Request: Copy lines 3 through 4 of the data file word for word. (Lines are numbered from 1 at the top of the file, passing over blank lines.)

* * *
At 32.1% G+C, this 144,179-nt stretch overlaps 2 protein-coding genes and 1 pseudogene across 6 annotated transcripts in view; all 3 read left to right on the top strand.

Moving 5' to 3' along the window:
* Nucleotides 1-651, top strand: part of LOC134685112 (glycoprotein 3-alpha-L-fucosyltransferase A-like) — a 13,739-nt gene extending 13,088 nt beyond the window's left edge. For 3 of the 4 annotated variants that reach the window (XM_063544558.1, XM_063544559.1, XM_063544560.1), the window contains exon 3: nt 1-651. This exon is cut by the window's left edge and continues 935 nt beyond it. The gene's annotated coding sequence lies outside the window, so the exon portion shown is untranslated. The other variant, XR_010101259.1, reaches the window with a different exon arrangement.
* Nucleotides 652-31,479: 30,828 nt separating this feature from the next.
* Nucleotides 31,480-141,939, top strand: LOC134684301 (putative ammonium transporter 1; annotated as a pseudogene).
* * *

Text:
* Nucleotides 1-651, top strand: part of LOC134685112 (glycoprotein 3-alpha-L-fucosyltransferase A-like) — a 13,739-nt gene extending 13,088 nt beyond the window's left edge. For 3 of the 4 annotated variants that reach the window (XM_063544558.1, XM_063544559.1, XM_063544560.1), the window contains exon 3: nt 1-651. This exon is cut by the window's left edge and continues 935 nt beyond it. The gene's annotated coding sequence lies outside the window, so the exon portion shown is untranslated. The other variant, XR_010101259.1, reaches the window with a different exon arrangement.
* Nucleotides 652-31,479: 30,828 nt separating this feature from the next.